(Karen Bleier/AFP/Getty Images)

An Alabama lesbian mother is asking the U.S. Supreme Court to reverse a ruling by the state’s highest court that it will not recognize her adoption of three children in neighboring Georgia.

The Alabama Supreme Court ruled that Georgia courts violated their own state laws in granting the adoptions of the children she shared with her former partner and will not order custody or even visitation with the children.

Lawyers for V.L., as the woman is identified in court papers, say the decision violates the Constitution’s Full Faith and Credit Clause, which requires that states respect court judgments, including adoption orders, issued by courts in other states.

They also ask the Supreme Court to order that V.L. be allowed to visit the children, who live in Alabama.

The case represents a new round of legal challenges in the wake of the Supreme Court’s decision in June that gay couples have a constitutional right to marry.

Gay rights groups have said legal marriage will not solve the myriad of problems for gay parents, particularly those who were raising children together before the legalization of same-sex unions and then split up.

Advocates are now trying to make the case that these parents, who may have had no choice but to raise children outside the legal protections of marriage, should have some ability to maintain relationships with their non-biological children.

V.L., represented by the National Center for Lesbian Rights, said the Alabama Supreme Court’s decision “flouts a century of precedent on the Full Faith and Credit Clause and will have a devastating impact on Alabama adoptive families.”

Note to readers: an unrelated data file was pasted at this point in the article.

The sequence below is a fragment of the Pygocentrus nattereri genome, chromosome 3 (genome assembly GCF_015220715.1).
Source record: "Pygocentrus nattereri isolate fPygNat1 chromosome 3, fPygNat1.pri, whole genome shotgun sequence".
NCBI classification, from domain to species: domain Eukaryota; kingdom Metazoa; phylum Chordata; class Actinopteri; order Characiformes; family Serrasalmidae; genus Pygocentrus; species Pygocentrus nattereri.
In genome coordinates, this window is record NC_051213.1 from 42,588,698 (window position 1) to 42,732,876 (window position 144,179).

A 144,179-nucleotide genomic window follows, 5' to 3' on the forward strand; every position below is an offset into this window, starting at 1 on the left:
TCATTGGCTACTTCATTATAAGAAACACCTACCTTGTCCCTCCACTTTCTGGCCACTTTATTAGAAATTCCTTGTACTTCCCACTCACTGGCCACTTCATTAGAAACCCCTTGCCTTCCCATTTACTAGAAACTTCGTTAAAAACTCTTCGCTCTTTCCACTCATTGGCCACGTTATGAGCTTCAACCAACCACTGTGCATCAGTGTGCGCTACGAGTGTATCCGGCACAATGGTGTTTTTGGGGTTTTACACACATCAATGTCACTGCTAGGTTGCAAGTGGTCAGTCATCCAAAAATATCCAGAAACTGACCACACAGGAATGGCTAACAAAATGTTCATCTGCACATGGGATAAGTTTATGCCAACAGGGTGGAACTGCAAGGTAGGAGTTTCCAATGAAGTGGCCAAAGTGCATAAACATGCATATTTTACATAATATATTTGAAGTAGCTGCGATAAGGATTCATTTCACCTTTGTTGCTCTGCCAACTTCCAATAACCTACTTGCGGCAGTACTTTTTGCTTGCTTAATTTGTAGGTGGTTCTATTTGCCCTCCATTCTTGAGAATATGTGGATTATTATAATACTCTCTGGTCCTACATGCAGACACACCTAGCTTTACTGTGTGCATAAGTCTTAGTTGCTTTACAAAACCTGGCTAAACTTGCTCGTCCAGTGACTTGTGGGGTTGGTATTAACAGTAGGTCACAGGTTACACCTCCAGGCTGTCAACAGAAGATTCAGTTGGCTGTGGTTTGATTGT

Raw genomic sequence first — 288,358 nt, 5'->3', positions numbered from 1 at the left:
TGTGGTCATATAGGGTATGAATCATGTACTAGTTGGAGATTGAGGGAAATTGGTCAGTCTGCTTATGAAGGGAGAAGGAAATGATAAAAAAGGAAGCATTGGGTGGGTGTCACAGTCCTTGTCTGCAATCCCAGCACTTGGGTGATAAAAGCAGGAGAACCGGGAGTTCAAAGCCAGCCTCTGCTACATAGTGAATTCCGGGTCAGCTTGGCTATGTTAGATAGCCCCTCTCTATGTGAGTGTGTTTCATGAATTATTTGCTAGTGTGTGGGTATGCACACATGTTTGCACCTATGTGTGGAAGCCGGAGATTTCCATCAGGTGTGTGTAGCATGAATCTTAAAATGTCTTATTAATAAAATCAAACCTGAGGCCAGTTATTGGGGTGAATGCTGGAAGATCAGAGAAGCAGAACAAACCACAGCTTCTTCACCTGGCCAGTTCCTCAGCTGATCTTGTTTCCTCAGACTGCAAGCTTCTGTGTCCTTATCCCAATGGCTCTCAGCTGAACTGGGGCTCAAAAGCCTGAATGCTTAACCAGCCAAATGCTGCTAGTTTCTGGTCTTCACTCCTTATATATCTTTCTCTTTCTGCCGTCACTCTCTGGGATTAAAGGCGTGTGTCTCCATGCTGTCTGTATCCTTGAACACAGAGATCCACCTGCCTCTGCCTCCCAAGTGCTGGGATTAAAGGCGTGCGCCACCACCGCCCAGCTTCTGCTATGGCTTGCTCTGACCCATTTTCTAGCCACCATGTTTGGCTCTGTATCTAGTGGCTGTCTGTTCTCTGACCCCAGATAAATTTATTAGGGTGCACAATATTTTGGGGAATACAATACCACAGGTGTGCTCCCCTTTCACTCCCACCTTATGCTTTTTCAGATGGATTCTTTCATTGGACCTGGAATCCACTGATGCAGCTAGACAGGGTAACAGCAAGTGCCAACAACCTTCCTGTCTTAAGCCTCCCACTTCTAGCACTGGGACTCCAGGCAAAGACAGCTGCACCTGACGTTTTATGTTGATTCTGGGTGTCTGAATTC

V.L and E.L. were in a long-term same-sex relationship that began in 1995. The two never married because the law did not allow it.

But they planned to have and raise three children together, using donor insemination. E.L gave birth to one in 2002 and twins in 2004. There is no dispute that they were co-parents and that the two women began to look for a way to ensure that V.L. had secure parental rights.

They moved briefly to Georgia, where they had been told courts were more hospitable to second-parent adoptions. The Georgia courts agreed in 2007, and V.L. and E.L. were recognized as the children’s parents.

The couple moved back to Alabama — court papers indicated they never really left — and split up in 2011. The legal dispute began when V.L. sought joint custody. According to V.L.’s complaint, E.L. kept V.L. from seeing the children, fighting her request for visitation and arguing that the Georgia adoption was invalid in Alabama.

Lower courts in Alabama disagreed. But the state Supreme Court in September ruled 6 to 1 that Georgia courts had made a mistake interpreting their own state’s laws and that V.L.’s petition for adoption should not have been granted without E.L. giving up her parental rights.

V.L.’s petition, filed by Washington lawyer Paul M. Smith, says the decision is not Alabama’s to make.

“The Georgia Superior Court’s adoption order has never been overturned by any Georgia court and remains binding on Georgia officials, so in Georgia, V.L. is the children’s legally recognized adoptive mother,” the petition states. “Yet in Alabama, as a result of the decision below, V.L. is a legal stranger to her children.”

Although the Alabama Supreme Court said it was not ruling on the reasoning of Georgia’s decision, the petition said there was reason for concern about the court’s motivations.

Earlier this year, it told Alabama officials not to issue same-sex marriage licenses, despite a federal court’s decision that the state’s prohibition was unconstitutional.

And one of the justices in the majority in the adoption case noted that Alabama “has a legitimate interest in encouraging that children be adopted into the optimal family structure, i.e., one with both a father and a mother.”

Sandhya Somashekhar contributed to this report.